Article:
An Experiment in Sustainable Living
|Monson Road -A Little Strip of
Welcome to our Monson Road Website. This is the record
of the transformation of a run down Victorian semi into a
21st century ideal home with the emphasis on energy
efficiency and meeting the targets of sustainable living.
Elaine and I moved to Monson Road in August 2000. I
have long had an interest in alternative technology,
transport and using sustainable energy, derived from
renewable or waste fuels. Monson Road will form part of
an experiment to renew an old Victorian property to meet
the changing needs of a 21st Century couple.
The house is a modest 3 bedroom brick-built property
constructed in about 1900, at the end of the Victorian Era,
highly typical of those in the counties surrounding London.
Redhill grew up around the London to Brighton railway
starting in 1845. The area was originally a low lying piece
of marsh ground just to the south of the North Downs.
Today it is a busy commuter town, just 19 miles or 25
minutes by train from central London.
Property here is very much in demand and this is reflected
in the high prices and the rapid rate of increase. Easy links
to the M25, Gatwick and Heathrow airports, the Channel
Tunnel and London Commuter Land has made the
south-east of England a very busy place.
The house has seen many changes over the last century as
each successive generation of owners has strived to
improve their quality of life. Visible are the signs of bygone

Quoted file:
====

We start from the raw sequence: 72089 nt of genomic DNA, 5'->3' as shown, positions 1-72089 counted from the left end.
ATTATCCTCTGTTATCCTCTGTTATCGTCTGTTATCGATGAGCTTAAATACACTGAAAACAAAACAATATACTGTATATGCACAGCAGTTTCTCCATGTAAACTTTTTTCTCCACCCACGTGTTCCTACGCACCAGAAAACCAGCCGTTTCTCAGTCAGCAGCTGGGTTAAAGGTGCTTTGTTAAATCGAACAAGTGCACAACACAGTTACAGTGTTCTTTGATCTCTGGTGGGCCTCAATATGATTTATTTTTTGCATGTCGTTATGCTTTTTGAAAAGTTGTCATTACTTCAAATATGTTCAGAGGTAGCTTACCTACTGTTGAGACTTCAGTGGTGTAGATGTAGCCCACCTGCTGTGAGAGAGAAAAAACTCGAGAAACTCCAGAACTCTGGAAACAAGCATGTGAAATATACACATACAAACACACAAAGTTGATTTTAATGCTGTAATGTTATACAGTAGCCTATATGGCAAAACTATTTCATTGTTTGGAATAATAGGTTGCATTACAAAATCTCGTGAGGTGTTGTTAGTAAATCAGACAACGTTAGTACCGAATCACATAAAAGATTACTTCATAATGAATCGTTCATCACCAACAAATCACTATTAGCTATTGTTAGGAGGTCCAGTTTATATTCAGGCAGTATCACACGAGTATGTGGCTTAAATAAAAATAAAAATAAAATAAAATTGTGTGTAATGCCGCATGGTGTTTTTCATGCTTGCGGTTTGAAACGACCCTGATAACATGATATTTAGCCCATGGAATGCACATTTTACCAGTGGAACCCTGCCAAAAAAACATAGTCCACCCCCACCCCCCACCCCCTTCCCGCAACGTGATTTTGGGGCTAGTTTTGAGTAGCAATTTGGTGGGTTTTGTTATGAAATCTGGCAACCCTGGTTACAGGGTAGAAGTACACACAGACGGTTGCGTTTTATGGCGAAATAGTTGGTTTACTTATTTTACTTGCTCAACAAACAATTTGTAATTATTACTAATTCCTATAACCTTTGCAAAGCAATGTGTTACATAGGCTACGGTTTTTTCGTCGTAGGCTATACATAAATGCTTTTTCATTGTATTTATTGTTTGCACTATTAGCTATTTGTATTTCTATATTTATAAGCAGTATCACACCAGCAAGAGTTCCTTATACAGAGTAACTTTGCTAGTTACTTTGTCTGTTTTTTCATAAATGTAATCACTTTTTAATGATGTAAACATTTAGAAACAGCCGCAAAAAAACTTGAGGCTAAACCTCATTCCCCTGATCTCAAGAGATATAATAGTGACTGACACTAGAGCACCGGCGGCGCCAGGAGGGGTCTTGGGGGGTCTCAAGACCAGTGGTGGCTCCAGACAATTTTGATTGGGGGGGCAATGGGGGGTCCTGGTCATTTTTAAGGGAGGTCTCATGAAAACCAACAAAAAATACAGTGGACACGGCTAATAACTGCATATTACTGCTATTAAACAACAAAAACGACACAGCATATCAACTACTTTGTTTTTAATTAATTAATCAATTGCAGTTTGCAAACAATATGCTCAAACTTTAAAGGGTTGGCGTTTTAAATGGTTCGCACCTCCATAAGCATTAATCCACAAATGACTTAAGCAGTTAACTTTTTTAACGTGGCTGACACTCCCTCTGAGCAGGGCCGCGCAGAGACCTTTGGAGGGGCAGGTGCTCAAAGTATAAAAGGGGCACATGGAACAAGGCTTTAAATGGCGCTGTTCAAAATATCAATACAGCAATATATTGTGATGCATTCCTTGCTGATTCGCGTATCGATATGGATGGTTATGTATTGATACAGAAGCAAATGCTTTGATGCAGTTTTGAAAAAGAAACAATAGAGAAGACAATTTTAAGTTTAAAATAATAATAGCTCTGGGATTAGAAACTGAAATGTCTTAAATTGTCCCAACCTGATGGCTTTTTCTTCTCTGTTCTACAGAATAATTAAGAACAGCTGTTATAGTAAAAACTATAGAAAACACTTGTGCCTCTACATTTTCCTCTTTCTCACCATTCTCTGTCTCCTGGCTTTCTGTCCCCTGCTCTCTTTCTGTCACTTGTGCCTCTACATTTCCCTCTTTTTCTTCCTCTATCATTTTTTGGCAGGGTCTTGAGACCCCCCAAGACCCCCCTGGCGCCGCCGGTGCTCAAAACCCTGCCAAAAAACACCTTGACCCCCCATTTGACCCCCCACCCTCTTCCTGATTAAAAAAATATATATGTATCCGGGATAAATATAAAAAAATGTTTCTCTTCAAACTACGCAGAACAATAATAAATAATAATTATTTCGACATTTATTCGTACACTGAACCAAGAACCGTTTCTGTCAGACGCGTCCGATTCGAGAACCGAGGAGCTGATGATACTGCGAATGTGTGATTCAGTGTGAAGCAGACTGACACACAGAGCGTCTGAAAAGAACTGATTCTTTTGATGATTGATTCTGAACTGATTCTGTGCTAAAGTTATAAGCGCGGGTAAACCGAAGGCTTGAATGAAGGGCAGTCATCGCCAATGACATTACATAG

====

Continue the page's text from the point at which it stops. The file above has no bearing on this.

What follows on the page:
DIY fashions, including brutal 1960s modernisation, and
1980s plastic glazing technology. Fireplaces and
chimney-breasts are present in almost every room, but
have either been blocked or been replaced with gas fires.
We are now in the process of modernising the property to
provide a comfortable home which is in keeping with the
ideals of sustainable development.
Monson Road is a semi-detached property built in 1904.
Viewed from the rear, the original kitchen range chimney is
still in place, whereas the neighbouring property has had it
removed and an additional gable window fitted.
Five of the original six fireplaces remain, but have been
covered up since the 1960s. Gas central heating was
installed in the 1970s, but it is now well overdue for
replacement with a modern highly efficient condensing boiler
Here are some of the areas for improvement
a. Practical Priorities -Mostly completed by
Loft Insulation and boarding
Kitchen Extension and spacious new modern
Modern bathroom with shower and underfloor
Separate WC - not yet
More efficient heating system - modern condensing
Solar Water Heating
New roof sometime in the next 10 years
b. Wish List
Wood burning stove for back of house
Relocate the stairs to provide a side entrance and
a separate downstairs loo!
Loft conversion - very popular and would give an
extra bedroom or workspace, we'll do this when
we renew the roof!.
Photovoltaic panels - (dream on)
Microgen Combined Heat and Power System
From the front, the house enjoys a sunny south-westerly aspect. Although not optimum, the front roof would
accept solar water heating panels and enjoys sunshine up until the evening - about 6.30pm in mid-September.
The roof is original Welsh slate over wooden batons. It will need replacing sometime in the next 10 years but
for now can be patched. There is no underfelt, so my first forray into the loft, uncovered 100 years of
accumulated soot and railway grime, blown between the gaps in the slates. This was cleaned up 3 years ago
when we first moved in and insulated and boarded the loft.
The wooden sash windows have long since been replaced with modern picture windows - first in the late 50s
with steel frames and then in uPVC in the 1980s. Sadly the original character and beauty of the brick work
has been obliterated by pebbledash. This too is starting to show problems and I wil probably it have it
removedcompletely, the brickwork sealed and then rendered with smooth render - much easier to paint and
no-one likes pebbledash these days anyway!